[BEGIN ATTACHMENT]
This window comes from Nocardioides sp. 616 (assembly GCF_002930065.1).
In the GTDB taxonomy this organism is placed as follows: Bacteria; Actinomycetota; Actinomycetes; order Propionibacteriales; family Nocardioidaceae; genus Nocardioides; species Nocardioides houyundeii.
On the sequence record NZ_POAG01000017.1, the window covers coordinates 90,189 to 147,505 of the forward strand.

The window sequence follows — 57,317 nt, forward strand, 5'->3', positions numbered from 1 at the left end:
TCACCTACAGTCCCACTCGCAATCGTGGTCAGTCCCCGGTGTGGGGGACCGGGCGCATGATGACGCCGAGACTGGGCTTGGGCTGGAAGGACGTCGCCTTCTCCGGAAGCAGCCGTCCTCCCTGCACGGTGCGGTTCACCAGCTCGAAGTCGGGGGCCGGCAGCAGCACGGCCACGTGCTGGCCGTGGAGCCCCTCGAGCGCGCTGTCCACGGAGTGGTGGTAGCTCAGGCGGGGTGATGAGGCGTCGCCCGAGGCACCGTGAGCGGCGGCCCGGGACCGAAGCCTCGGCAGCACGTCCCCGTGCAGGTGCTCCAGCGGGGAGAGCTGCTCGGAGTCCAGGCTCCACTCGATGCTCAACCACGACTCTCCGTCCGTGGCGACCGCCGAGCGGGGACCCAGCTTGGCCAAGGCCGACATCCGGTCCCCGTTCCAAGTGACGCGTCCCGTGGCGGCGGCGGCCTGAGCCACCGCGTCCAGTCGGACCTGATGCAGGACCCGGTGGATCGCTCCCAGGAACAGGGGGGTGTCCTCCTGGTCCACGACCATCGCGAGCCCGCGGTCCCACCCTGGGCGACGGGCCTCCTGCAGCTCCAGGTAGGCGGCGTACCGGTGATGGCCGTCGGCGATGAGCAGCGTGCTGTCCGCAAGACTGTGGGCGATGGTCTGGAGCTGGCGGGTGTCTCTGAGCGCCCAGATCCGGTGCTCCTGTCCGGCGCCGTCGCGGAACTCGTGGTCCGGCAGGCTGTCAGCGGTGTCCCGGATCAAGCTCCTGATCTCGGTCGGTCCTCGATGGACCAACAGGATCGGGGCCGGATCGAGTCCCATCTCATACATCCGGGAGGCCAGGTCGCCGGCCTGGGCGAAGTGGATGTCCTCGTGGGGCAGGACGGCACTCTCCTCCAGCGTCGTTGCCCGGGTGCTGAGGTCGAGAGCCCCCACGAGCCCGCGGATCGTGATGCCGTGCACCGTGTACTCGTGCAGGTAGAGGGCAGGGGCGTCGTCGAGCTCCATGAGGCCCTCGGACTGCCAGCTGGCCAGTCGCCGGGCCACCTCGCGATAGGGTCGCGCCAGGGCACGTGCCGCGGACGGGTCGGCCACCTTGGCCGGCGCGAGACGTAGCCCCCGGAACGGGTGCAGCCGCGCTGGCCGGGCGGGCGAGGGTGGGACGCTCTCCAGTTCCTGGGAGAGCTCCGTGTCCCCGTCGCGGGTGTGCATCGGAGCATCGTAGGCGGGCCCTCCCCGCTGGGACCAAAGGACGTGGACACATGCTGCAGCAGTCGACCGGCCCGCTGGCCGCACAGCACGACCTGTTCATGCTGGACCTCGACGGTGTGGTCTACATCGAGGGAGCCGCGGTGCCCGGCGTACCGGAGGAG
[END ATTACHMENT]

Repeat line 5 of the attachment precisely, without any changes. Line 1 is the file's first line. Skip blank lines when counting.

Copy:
TCACCTACAGTCCCACTCGCAATCGTGGTCAGTCCCCGGTGTGGGGGACCGGGCGCATGATGACGCCGAGACTGGGCTTGGGCTGGAAGGACGTCGCCTTCTCCGGAAGCAGCCGTCCTCCCTGCACGGTGCGGTTCACCAGCTCGAAGTCGGGGGCCGGCAGCAGCACGGCCACGTGCTGGCCGTGGAGCCCCTCGAGCGCGCTGTCCACGGAGTGGTGGTAGCTCAGGCGGGGTGATGAGGCGTCGCCCGAGGCACCGTGAGCGGCGGCCCGGGACCGAAGCCTCGGCAGCACGTCCCCGTGCAGGTGCTCCAGCGGGGAGAGCTGCTCGGAGTCCAGGCTCCACTCGATGCTCAACCACGACTCTCCGTCCGTGGCGACCGCCGAGCGGGGACCCAGCTTGGCCAAGGCCGACATCCGGTCCCCGTTCCAAGTGACGCGTCCCGTGGCGGCGGCGGCCTGAGCCACCGCGTCCAGTCGGACCTGATGCAGGACCCGGTGGATCGCTCCCAGGAACAGGGGGGTGTCCTCCTGGTCCACGACCATCGCGAGCCCGCGGTCCCACCCTGGGCGACGGGCCTCCTGCAGCTCCAGGTAGGCGGCGTACCGGTGATGGCCGTCGGCGATGAGCAGCGTGCTGTCCGCAAGACTGTGGGCGATGGTCTGGAGCTGGCGGGTGTCTCTGAGCGCCCAGATCCGGTGCTCCTGTCCGGCGCCGTCGCGGAACTCGTGGTCCGGCAGGCTGTCAGCGGTGTCCCGGATCAAGCTCCTGATCTCGGTCGGTCCTCGATGGACCAACAGGATCGGGGCCGGATCGAGTCCCATCTCATACATCCGGGAGGCCAGGTCGCCGGCCTGGGCGAAGTGGATGTCCTCGTGGGGCAGGACGGCACTCTCCTCCAGCGTCGTTGCCCGGGTGCTGAGGTCGAGAGCCCCCACGAGCCCGCGGATCGTGATGCCGTGCACCGTGTACTCGTGCAGGTAGAGGGCAGGGGCGTCGTCGAGCTCCATGAGGCCCTCGGACTGCCAGCTGGCCAGTCGCCGGGCCACCTCGCGATAGGGTCGCGCCAGGGCACGTGCCGCGGACGGGTCGGCCACCTTGGCCGGCGCGAGACGTAGCCCCCGGAACGGGTGCAGCCGCGCTGGCCGGGCGGGCGAGGGTGGGACGCTCTCCAGTTCCTGGGAGAGCTCCGTGTCCCCGTCGCGGGTGTGCATCGGAGCATCGTAGGCGGGCCCTCCCCGCTGGGACCAAAGGACGTGGACACATGCTGCAGCAGTCGACCGGCCCGCTGGCCGCACAGCACGACCTGTTCATGCTGGACCTCGACGGTGTGGTCTACATCGAGGGAGCCGCGGTGCCCGGCGTACCGGAGGAG